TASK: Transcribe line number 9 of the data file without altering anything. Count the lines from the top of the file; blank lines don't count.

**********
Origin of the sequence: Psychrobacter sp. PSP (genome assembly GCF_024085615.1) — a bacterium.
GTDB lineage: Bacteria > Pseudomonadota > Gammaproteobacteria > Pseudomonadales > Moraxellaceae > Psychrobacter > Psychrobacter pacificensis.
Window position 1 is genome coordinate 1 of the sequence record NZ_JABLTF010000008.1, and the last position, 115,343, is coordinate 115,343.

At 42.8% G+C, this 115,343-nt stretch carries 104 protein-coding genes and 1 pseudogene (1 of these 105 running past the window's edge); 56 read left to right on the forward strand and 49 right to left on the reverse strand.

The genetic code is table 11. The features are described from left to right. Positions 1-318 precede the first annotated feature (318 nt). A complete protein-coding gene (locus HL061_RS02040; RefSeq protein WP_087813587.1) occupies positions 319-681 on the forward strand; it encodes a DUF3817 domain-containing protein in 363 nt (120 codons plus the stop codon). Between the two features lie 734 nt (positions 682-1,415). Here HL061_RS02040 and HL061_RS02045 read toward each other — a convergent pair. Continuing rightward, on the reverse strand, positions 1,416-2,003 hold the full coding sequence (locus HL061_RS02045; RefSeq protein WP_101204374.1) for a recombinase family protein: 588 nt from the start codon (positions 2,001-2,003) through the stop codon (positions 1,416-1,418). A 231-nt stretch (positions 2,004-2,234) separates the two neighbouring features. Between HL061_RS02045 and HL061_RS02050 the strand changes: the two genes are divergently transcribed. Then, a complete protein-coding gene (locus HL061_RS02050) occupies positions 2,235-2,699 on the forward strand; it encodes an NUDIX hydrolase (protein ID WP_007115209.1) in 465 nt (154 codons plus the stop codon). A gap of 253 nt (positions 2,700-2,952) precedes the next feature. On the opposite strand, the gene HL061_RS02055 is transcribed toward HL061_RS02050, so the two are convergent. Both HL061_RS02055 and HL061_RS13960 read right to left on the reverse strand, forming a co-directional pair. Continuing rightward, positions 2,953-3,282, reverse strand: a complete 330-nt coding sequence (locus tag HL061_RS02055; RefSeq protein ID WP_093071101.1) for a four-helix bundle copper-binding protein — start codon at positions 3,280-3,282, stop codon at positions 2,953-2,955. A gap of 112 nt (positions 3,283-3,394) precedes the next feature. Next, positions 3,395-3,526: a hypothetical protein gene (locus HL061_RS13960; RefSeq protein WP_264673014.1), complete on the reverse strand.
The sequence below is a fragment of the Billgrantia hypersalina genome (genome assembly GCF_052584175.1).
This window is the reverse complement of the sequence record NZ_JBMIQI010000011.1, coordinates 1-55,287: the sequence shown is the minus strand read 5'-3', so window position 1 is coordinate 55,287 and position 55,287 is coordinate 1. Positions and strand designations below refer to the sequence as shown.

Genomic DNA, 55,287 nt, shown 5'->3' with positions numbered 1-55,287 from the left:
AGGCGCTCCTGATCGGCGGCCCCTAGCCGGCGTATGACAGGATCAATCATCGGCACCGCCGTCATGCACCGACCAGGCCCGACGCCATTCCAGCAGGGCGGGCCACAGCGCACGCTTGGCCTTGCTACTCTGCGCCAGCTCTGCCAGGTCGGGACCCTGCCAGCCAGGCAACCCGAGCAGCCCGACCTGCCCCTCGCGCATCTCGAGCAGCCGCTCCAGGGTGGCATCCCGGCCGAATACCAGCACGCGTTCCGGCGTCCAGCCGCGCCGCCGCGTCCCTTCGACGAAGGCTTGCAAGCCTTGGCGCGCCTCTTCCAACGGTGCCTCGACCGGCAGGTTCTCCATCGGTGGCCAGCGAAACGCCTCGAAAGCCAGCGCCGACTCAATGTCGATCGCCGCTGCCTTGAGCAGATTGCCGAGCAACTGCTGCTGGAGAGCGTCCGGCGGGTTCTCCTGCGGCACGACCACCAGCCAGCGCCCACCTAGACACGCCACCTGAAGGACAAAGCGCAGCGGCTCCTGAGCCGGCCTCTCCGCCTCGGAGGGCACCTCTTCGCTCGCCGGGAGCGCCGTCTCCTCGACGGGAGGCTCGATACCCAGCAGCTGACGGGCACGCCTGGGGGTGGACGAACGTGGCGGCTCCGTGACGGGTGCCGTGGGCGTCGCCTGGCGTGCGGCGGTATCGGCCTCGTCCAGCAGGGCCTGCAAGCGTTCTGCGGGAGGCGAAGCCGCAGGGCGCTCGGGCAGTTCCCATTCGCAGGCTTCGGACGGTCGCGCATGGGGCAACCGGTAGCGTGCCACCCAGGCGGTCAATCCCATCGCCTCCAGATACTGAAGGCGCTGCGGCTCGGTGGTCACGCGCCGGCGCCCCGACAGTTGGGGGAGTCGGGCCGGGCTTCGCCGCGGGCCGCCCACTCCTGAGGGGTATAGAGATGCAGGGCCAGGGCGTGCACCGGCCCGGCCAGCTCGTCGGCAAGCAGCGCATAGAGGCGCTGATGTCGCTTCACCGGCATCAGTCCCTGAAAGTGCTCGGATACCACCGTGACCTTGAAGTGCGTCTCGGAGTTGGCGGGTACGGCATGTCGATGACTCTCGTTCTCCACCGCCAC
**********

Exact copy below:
AGGCGCTCCTGATCGGCGGCCCCTAGCCGGCGTATGACAGGATCAATCATCGGCACCGCCGTCATGCACCGACCAGGCCCGACGCCATTCCAGCAGGGCGGGCCACAGCGCACGCTTGGCCTTGCTACTCTGCGCCAGCTCTGCCAGGTCGGGACCCTGCCAGCCAGGCAACCCGAGCAGCCCGACCTGCCCCTCGCGCATCTCGAGCAGCCGCTCCAGGGTGGCATCCCGGCCGAATACCAGCACGCGTTCCGGCGTCCAGCCGCGCCGCCGCGTCCCTTCGACGAAGGCTTGCAAGCCTTGGCGCGCCTCTTCCAACGGTGCCTCGACCGGCAGGTTCTCCATCGGTGGCCAGCGAAACGCCTCGAAAGCCAGCGCCGACTCAATGTCGATCGCCGCTGCCTTGAGCAGATTGCCGAGCAACTGCTGCTGGAGAGCGTCCGGCGGGTTCTCCTGCGGCACGACCACCAGCCAGCGCCCACCTAGACACGCCACCTGAAGGACAAAGCGCAGCGGCTCCTGAGCCGGCCTCTCCGCCTCGGAGGGCACCTCTTCGCTCGCCGGGAGCGCCGTCTCCTCGACGGGAGGCTCGATACCCAGCAGCTGACGGGCACGCCTGGGGGTGGACGAACGTGGCGGCTCCGTGACGGGTGCCGTGGGCGTCGCCTGGCGTGCGGCGGTATCGGCCTCGTCCAGCAGGGCCTGCAAGCGTTCTGCGGGAGGCGAAGCCGCAGGGCGCTCGGGCAGTTCCCATTCGCAGGCTTCGGACGGTCGCGCATGGGGCAACCGGTAGCGTGCCACCCAGGCGGTCAATCCCATCGCCTCCAGATACTGAAGGCGCTGCGGCTCGGTGGTCACGCGCCGGCGCCCCGACAGTTGGGGGAGTCGGGCCGGGCTTCGCCGCGGGCCGCCCACTCCTGAGGGGTATAGAGATGCAGGGCCAGGGCGTGCACCGGCCCGGCCAGCTCGTCGGCAAGCAGCGCATAGAGGCGCTGATGTCGCTTCACCGGCATCAGTCCCTGAAAGTGCTCGGATACCACCGTGACCTTGAAGTGCGTCTCGGAGTTGGCGGGTACGGCATGTCGATGACTCTCGTTCTCCACCGCCAC